PAGE 48. German Cyclemotors: Fichtel & Sachs ‘Model 1932’ engine; 1935 Triumph TS100

I’m in the middle of working on this page. Should have it done over the next few days. Then just a general page on German cyclemotors to do (ie those not covered with their own page) and I’ll move on to French machines.

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Fichtel & Sachs engines, 74cc – 98cc, 1930-1950

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The German company Sachs was founded in 1895 to manufacture bicycle parts. The brochure below is from 1901.

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The 1902 picture below explains about the Fichtel & Sachs hub.

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The company built up an excellent reputation supplying bicycle and motorcycle manufacturers with the various parts they made, such as their world-famous Torpedo coaster hub.

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As you can see in the 1929 booklet above, they’d made 25 million Torpedo coaster hubs by this time.

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By the end of the 1920s, they saw a potential for cheap motorized lightweight motorcycles. There were 12.5 million cyclists in Germany alone.

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With their distribution network already established, it obviously made good sense for them to tool up for an engine that could be fitted to a bicycle. Fritz Gockerell sold them some patents; but rather than a front-mounted engine like his Rekord or the NSU Motosulm, which a purchaser could fit to their own bicycle, Sachs followed the example of Villiers in Great Britain and developed an engine that motorcycle/ bicycle manufacturers would fit themselves so they could badge the machine as their own product.

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They produced their first motorcycle engine in 1930, a 74cc engine that could be fitted centrally. This gave it the appearance of a conventional motorcycle, which meant that the manufacturers could ask a higher price for their product. The image above shows a 1935 Batavus with the 74cc engine. (Batavus is a Dutch company).

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By 1932 they had added a 98cc version to their range. The photo above is of the 98cc ‘Model 1932’ engine, as it was known, sported by my 1935 Triumph. Although the Triumph is a pedal-start, some of the 98cc engines had a kickstart, such as the one fitted into Sachs own very handsome motorcycle, illustrated below.

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Nobody, as far as I know, has yet issued a definitive figure of how many manufacturers used this proprietary engine: I’ve seen an estimate of 30 German companies and 33 foreign manufacturers. In addition, Fichtel & Sachs made stationary engines and outboard motors.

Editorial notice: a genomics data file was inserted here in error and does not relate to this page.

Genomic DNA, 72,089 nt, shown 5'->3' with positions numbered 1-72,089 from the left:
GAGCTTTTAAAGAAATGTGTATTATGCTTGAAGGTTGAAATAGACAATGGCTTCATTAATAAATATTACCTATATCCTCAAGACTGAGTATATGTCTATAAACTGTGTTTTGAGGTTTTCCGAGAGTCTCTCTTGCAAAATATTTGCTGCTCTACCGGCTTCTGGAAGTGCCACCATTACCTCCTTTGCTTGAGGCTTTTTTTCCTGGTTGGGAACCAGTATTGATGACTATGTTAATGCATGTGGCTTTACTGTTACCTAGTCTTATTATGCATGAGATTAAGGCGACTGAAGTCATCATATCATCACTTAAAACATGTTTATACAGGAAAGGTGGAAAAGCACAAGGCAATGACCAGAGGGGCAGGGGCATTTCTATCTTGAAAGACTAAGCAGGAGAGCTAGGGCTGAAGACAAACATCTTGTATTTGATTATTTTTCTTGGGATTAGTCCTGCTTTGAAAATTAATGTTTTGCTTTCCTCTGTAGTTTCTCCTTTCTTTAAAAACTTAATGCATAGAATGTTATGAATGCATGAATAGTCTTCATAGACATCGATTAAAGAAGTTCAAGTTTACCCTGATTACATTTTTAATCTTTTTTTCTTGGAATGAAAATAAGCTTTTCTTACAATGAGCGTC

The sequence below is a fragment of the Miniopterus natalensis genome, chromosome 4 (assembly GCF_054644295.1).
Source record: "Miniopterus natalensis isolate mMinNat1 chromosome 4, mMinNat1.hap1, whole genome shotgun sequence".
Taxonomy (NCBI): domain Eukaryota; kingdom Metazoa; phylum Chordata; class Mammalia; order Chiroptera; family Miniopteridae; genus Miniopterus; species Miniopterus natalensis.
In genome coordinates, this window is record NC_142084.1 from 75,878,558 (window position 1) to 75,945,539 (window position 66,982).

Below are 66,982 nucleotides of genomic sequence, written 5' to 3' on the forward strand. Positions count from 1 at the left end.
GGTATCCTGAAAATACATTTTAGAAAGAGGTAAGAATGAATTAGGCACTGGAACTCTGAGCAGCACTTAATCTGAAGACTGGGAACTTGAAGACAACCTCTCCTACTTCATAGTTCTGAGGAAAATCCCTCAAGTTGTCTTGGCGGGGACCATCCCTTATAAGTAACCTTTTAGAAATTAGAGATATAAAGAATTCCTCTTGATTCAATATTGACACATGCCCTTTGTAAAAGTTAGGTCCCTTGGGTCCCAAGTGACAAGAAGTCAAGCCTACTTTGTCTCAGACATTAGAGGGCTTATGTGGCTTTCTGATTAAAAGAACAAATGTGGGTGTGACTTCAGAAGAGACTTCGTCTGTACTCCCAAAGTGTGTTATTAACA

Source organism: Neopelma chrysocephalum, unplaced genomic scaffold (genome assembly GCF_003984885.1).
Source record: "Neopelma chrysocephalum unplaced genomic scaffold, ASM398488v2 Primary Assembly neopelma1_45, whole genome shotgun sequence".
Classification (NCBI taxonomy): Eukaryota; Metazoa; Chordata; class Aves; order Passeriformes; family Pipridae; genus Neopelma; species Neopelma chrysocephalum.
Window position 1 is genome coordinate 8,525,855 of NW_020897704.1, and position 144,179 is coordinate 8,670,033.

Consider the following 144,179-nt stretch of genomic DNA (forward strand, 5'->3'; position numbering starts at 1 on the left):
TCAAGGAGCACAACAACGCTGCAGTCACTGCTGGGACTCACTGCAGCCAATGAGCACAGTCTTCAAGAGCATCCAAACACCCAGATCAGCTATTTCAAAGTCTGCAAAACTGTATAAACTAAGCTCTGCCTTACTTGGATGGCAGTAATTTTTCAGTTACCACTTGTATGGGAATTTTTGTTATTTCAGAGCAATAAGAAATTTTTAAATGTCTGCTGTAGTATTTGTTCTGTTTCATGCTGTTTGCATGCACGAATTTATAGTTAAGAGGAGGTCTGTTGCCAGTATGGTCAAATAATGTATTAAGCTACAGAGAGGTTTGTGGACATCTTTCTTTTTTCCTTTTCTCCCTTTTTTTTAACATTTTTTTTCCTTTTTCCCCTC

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The prospect above is for the 1936 Fichtel & Sachs outboard motor.

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Up to 1945 Fichtel & Sachs made around 750,000 of the 98cc engines. And between 1945 and 1950 another 50,000 or so were made. In 1950 a slightly modified version replaced the original; it was known as the ‘Model 1950.’ You can see an example of this engine below in one of my French motorcycles. But I’ve mainly focused in this page on the pre-war models, such as the the 1936 Phanomen range pictured in the gaudy brochure below.

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In 1937, Fichtel & Sachs introduced a cycle-attachment engine called the Saxonette. It fitted on the nearside of the rear-wheel similar in style to the postwar Victoria FM 38, although Sachs’ engine was 60cc. It did not sell very well. Because of the War, production ended in 1939.

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It is similar to the Saxonette engine that you can still buy new. (See the sections below for more details of both the pre-war and modern versions).

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Fichtel & Sachs 98cc ‘Model 1932’ Engine Numbers

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Year………Engine Number

1933……..48500-66780
1934……..66781-93000
1935……..93001-133000
1936……..133001-215000
1937……..215001-330000
1938……..330001-470000 & 510001-550000
1939……..470001-510000 & 550001-680000
1940……..680001-735000
1941……..735001-770000
1942/43….770001-870000

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1935 Triumph TS100 with 98cc Fichtel & Sachs ‘Model 1932’ engine

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My baby Triumph illustrates how each German motorcycle/ bicycle manufacturer of the thirties could easily use the Fichtel & Sachs engine to add a lightweight machine to their model range.

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This Triumph is quite unique. Without an idea of scale, at first glance you might assume it to be a 1920’s flat-tank Triumph. It quite surprised me at first how much it drove like one.